Kishoritai to inaugurate Sangeet fete

| 01 February 2002 23:31 IST

Crossing all the possible boundaries, they excelled at national and even international level. Now, they are coming back to their roots, to enrich their own music – the Konkani music.

Leading this conscious effort almost after centuries together is Kishori Amonkar, the Queen of Indian classical music, whom the Government of India this year has honoured with Padma Vibhushan.

She will inaugurate the first ever All India Konkani Sangeet Sammelan, organised by Konkani Bhasha Mandal, on 9 February. Margao, the cultural city of Goa, is thus getting prepared for the mega event with youngs and elders working day and night to make it a success.

Kishoritai is the second generation of late Mogubai Kurdikar, whose name is being given to the whole 'Nagar' of the Sangeet Sammelan site. Leaving her tiny Kurdi village in Sanguem taluka for Mumbai, Mogubai learnt under Alladia Khansaheb of Kirana gharana, to get acclamation as a veteran classical singer in British India.

Neither she nor her Padma Vibhushan daughter however forgot her motherland. After rebuilding the temple of their 'kuldaivat' Rawalnath at the rehabilitated site following the old temple going under Selaulim dam waters, the mother – and now the daughter –visit their village every year without fail, for the annual feast, giving a free performance.

Equally attached to the motherland are 'Mumbaikar' Pt. Prabhakar Karekar and Ajit Kadkade, both shishya of late Pt. Jitendra Abhisheki, yet another Goenkar maestro in Indian classical music. Following the tradition of their Guru, they have been singing Konkani at every performance wherever they go.

Along with them is Usha Amonkar, the Mumbai-based gazal and light Indian classical singer, who will perform at the Sammelan held in her motherland. The names like Padma Bhushan Shobha Gurtu or several others may follow the suit, perhaps at the next Sammelan.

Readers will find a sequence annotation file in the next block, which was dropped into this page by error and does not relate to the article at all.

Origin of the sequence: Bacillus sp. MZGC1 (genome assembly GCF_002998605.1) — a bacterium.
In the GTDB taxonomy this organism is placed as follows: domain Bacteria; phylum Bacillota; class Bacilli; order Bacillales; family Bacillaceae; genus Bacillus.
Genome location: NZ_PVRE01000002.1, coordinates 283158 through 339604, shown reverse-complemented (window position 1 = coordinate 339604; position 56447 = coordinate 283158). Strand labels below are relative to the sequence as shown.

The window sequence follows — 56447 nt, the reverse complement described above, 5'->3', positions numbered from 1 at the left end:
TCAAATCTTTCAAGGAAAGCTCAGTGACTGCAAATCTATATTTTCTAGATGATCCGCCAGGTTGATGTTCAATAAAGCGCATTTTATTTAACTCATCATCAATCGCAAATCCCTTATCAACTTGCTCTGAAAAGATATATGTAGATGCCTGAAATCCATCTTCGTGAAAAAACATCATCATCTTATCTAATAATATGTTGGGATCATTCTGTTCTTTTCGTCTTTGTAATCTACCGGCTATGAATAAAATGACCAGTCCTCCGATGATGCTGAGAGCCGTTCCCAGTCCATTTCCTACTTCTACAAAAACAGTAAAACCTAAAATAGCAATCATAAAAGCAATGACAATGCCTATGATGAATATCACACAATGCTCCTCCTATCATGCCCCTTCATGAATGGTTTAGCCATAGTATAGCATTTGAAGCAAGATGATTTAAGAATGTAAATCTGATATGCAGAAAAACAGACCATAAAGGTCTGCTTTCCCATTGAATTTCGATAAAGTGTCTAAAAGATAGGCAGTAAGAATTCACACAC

But the organisers have obviously not forgotten the music evolved in Portuguese Goa, under the influence of Europeans and Africans who ruled for over four centuries. It is still prominent, called kantar sung at tiatr (traditional Konkani theatre), pulling audience from Christian community even at commercial level.

Yet another slot is kept reserved for the permanent migrants, who had fled to Mangalore in Karnataka to save Konkani culture, during infamous Inquisition, the cultural aggression on converted Christians three centuries ago. Eric Ozario from Mangalore will present Mangalorean golden songs, which are free even from the Portuguese influence.

Yet another attraction is, of course, Remo. The Indian pop singer of international repute is nowadays on a trip of fusing Indian folk and classical music with westernised Konkani music. He, along with Mangalorean Wilfy Remimbus, will perform the final slot, on 10 February.

But the most important slot will be around three and a half hour long slot of ethnic Konkani folk, which will perhaps create a base for recreating Konkani music, which is yet to evolve. It is a challenge to all the musical maestros, who will assemble at this historic fiesta.

Till then, it is not actually the Konkani Sangeet Sammelan. At the most, admit the organisers, it could be called a Sammelan of all the Konkani people, working in the field of music, in several parts of India.

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